Steven Spielberg might have some competition. A special program through the Las Vegas-Clark County Library District, TechArt Studio, has young adults learning the ins and outs of movie making in a two-day class.
The next one is planned from 1 to 5 p.m. Oct. 26-27 at the Sahara West Library, 9600 W. Sahara Ave. Teens took part in the program Sept. 29 at the Centennial Hills Library, 6711 N. Buffalo Drive. Bob Cabeza, vice president of community development for the YMCA of Greater Long Beach, Calif., and Change Agent Productions, helped develop the program and oversaw the event.
“We found out that a lot of young people know how to make movies with their iPhone, but they don’t know how to conceptualize movies,” Cabeza said. “They don’t know how to tell stories. They don’t know how to use the technology or the software, and they don’t know how a videography camera works. … A lot of them didn’t know what the term ‘digital media’ was.”
The 20 young people might be making movies, but part of the intent was to show them that libraries are not limited to books. He said it also taught them abstract thinking, sequential planning and critical thinking.
The program was made possible by an $89,650 grant from the MacArthur Foundation. It provided Macintosh laptops, movie cameras and tripods and determined the best software to use, such as Apple’s GarageBand, for the soundtrack.
“Kids are born digital,” Cabeza said. “They don’t know what a record player is, except something you skip hip-hop beats on. They were born not knowing what a phone with a cord looks like. Once you teach them the basics, they run with it.”
The basics included being issued equipment and handed a plain object and told to make a two- or three-minute clip about it.
Before any movie could be made, each team had to pitch the idea to their peers to ensure their idea had merit. They also made up a storyboard, wrote a script and scouted possible locations for shooting it. Software such as iMovie, InDesign, Illustrator and Photoshop were used.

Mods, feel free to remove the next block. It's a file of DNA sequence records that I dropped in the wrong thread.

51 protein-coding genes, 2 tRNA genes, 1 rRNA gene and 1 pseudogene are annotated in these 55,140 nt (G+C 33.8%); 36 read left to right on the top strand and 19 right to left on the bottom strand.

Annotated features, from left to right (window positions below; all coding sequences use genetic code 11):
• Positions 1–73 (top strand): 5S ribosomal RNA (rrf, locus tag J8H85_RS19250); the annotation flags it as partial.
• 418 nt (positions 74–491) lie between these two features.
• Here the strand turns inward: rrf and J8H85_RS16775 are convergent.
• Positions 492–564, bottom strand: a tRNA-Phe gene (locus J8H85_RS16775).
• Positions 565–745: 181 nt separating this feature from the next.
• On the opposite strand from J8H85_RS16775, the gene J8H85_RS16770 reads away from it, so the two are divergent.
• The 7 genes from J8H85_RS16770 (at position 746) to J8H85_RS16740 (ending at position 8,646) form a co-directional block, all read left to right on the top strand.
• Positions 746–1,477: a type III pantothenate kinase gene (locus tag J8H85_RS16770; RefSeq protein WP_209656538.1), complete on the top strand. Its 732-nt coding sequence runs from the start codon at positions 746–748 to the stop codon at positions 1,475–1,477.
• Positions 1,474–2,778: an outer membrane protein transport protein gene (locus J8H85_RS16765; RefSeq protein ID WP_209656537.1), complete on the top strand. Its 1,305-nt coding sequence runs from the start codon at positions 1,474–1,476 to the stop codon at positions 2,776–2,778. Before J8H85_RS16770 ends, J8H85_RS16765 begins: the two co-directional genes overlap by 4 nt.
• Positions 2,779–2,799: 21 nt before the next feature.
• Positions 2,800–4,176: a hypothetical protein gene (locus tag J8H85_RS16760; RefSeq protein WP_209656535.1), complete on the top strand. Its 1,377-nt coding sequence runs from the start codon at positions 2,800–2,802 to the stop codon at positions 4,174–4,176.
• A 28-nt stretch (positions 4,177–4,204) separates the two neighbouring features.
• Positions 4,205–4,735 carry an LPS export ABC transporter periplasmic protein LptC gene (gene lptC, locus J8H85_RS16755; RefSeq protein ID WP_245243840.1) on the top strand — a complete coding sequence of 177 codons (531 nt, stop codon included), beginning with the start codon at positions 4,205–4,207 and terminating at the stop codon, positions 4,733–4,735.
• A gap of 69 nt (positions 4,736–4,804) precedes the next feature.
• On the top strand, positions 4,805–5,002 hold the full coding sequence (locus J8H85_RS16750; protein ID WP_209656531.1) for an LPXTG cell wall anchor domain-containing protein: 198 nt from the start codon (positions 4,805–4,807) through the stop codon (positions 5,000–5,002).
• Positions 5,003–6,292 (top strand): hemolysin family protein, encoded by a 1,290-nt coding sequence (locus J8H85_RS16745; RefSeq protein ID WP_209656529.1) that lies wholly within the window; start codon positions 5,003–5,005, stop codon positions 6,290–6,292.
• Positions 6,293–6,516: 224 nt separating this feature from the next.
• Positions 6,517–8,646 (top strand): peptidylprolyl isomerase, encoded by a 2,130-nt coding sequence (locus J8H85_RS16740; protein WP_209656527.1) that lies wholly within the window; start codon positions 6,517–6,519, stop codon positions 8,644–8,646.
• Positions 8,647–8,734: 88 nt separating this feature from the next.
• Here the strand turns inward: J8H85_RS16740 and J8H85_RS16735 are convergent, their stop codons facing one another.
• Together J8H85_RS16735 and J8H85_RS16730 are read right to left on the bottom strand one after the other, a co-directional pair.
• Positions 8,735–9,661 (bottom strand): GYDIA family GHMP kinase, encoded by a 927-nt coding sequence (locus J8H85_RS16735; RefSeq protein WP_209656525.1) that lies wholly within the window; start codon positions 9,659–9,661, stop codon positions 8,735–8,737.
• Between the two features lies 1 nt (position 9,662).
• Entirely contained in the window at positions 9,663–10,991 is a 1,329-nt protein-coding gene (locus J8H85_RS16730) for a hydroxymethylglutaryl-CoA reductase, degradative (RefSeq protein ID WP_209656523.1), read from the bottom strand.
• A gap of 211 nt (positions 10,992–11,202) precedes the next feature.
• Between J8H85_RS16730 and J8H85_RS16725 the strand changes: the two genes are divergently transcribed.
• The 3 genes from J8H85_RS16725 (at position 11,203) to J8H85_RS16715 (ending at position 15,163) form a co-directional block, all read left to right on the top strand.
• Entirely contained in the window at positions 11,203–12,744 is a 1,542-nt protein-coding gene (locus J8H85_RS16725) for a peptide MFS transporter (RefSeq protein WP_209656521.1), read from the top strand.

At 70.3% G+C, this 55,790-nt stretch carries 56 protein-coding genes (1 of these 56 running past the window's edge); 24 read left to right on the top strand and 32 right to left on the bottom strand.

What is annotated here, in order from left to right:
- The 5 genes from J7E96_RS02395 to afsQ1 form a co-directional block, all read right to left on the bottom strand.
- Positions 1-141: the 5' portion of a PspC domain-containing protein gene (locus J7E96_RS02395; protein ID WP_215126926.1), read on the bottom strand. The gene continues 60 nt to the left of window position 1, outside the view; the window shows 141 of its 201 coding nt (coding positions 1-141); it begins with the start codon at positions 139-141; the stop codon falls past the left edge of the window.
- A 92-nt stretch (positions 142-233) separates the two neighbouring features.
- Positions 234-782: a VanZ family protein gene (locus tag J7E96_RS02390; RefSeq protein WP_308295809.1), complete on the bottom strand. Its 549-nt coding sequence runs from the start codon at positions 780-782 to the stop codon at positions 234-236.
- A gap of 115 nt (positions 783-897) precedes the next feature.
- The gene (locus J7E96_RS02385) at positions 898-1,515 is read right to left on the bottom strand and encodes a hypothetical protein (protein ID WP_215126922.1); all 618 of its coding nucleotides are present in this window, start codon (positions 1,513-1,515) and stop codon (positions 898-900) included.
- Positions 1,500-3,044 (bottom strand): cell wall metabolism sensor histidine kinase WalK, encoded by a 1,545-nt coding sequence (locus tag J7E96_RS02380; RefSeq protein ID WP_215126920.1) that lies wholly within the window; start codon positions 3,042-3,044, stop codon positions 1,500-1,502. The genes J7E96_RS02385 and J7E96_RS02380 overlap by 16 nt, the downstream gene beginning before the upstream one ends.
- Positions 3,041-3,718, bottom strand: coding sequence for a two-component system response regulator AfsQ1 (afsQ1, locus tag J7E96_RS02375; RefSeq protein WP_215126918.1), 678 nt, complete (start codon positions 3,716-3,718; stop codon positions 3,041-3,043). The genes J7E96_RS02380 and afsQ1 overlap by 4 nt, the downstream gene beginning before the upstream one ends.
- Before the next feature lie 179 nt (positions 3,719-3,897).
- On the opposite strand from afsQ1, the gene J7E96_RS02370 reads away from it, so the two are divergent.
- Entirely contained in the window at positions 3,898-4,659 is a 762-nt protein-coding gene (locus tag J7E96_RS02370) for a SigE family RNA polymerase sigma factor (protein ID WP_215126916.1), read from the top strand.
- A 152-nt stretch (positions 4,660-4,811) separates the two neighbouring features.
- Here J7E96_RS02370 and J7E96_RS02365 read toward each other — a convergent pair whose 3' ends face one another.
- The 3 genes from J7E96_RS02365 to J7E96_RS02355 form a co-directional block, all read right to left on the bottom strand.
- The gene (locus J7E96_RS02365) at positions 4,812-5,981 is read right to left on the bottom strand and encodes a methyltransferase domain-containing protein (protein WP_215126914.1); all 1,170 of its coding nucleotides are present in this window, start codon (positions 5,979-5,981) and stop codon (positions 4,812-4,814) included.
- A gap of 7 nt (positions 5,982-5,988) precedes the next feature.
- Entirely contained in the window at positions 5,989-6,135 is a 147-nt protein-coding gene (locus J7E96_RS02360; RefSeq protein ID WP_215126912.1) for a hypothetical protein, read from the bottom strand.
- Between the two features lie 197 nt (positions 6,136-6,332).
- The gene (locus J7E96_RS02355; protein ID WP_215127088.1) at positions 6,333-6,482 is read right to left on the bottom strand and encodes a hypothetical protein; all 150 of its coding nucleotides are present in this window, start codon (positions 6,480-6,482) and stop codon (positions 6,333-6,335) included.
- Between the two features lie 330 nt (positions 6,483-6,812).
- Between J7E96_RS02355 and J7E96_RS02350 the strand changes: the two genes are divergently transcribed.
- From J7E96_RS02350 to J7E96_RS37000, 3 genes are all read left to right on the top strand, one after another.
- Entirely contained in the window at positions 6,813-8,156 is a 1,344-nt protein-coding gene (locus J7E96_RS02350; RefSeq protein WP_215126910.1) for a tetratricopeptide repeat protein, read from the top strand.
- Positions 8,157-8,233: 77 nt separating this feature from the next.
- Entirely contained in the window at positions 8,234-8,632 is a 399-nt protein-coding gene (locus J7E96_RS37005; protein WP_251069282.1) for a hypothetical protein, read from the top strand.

Sari, 14, wants to attend the New York Film Academy for a career in cinematography. She had tried to make a movie on her own over the summer, but it didn’t turn out as she’d imagined. The TechArt class taught her “that you can put backgrounds in to make it look like you were somewhere that you actually weren’t. And I learned you don’t have to do the sound effects as you’re doing the video. You can add them after.”
The TechArt Studio projects included the difficulties of being shot on location. There was no way to avoid curious library patrons pausing to see what was going on. Book carts and book shelves were seen in the background.
One group went outdoors to make a movie about a device that alerted the litterbug police. The opening scene had a teen tossing a cup carelessly on the ground and walking away. The first take would have been perfect, the filmmakers said, if a well-meaning library user hadn’t stepped in and admonished the teen to pick up his cup and put it in the nearby trash can.
But there were highlights, too. One movie had special effects pop magically onscreen. Another group took a heavy-duty binder clip and decided it was a self-activated man-eater, used to ensure that a job candidate had no rival. A portion was cleverly shot from the perspective of its “jaws.”
Kim Clanton-Green, project manager for the program and branch manager at the Sahara West Library, said the movie-making program stood out after seeing how her niece Daphney, 15, used the technology to stay connected over the summer.
“This (program) sparked me,” Clanton-Green said. “One of the things we did at my library was, we had a person from Gamestar Mechanic come out and give a video game shop, and that was the first actual program connected with this that we did. And the level of enthusiasm was huge, the turnout was huge.”
The library district started the TechArt Studio camps in July, beginning with the West Las Vegas Library, 951 W. Lake Mead Blvd. Starting in January and running through June, Clanton-Green said, the library district plans to rotate the equipment between three hubs to further the program and make it more accessible.
Before the Sept. 29 program ended, the participants were asked what they had learned. They responded with numerous observations: Not realizing how hard it was; how imperfect the final product can be; how much filming it took to get mere seconds of usable footage; how much patience it takes; how much attention to detail it requires; and how often Murphy’s Law played into filmmaking.
Cabeza sent them off with reassuring news.
“Your first effort is always the hardest,” he said. “… With each successive attempt, you’ll do a better job.”
The Sahara West Library session will have kids 12 to 17 making their own Halloween horror movies. Regisration is required. To register, call 702-507-3644 or visit the Children’s Services Desk.
Editor’s note: Last names of participants were withheld from this story at the library district’s request.
Contact Summerlin/Summerlin South View reporter Jan Hogan at email@example.com or 702-387-2949.